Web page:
For example, want to know the exact line of the fastest lap? Just step one frame at a time and look carefully at where your tires are on the track relative to cracks and marks. Pay special attention to the exits of turns because exits are the best way to know if you are slightly on or off the racing line. You can also use exit information when you’re actually on the track.
A word of caution here. DONT try to go cheap with “Vegas MOVIE Studio”. In my experiments the hotkeys don’t work properly, but worst of all it lacks the ability to measure sector times and lap times, which makes it kind of useless. You want Vegas PRO, and either Sony Vegas Pro or Magix Vegas Pro will work.
I have linked to the lowest cost version because you don’t actually need to make videos and edit sound here. You only need to see the video and analyze it. But if you want to go on and create videos the latest versions are excellent. (I actually use Vegas Pro 17 for my analysis and video editing.)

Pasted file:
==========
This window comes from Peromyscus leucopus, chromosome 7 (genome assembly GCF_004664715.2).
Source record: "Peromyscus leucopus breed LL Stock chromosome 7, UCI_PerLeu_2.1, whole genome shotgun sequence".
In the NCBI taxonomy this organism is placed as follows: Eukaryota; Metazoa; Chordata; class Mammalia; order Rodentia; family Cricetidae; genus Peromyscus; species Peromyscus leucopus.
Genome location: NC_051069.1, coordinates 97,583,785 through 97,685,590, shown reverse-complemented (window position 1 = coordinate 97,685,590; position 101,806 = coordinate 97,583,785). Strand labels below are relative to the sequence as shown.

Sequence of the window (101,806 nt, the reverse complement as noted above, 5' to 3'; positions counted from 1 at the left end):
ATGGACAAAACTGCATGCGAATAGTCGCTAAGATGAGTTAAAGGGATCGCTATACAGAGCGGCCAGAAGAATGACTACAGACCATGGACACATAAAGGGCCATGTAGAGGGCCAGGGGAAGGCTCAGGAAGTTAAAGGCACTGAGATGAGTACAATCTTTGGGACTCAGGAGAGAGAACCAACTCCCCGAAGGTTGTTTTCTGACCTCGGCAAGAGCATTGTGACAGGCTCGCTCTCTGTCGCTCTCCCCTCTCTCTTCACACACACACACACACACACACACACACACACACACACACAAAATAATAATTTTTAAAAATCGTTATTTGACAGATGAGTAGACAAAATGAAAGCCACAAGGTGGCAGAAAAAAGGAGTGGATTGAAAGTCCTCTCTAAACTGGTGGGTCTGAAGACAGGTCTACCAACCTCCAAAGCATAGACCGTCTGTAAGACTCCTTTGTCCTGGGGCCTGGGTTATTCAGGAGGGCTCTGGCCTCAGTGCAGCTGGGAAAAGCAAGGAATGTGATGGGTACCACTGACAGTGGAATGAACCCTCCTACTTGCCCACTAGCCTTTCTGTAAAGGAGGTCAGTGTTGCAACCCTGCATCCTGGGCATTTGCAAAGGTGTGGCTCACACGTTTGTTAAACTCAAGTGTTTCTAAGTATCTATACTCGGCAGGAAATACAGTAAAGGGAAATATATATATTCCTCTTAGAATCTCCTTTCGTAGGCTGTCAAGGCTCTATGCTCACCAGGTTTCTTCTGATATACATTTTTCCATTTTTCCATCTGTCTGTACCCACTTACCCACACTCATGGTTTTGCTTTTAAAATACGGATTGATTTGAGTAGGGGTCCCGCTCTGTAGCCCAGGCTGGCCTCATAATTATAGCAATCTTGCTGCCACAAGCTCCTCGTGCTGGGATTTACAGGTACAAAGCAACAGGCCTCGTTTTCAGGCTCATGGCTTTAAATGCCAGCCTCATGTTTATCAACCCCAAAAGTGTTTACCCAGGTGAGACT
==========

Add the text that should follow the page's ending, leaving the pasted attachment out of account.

Why I use Go Pro Video for Data Capture.
Go Pro was just about the first action camera around and I started using them before the Hero series was invented.
The important thing about a video capture system is that it MUST be able to capture at least 60 frames per second (FPS). Frame Rate is much more important than video resolution. Some cameras can capture at over 100 frames per second. As a rule ‘more is better’ when it comes to frame rate.
The nice thing here is that even the older Go Pro’s in the hero series can capture at 60 fps.
If you are going to go for an alternative capture device then make sure you have at least 60 fps. Also make sure you get some form of image stabilization because action film can be very unstable.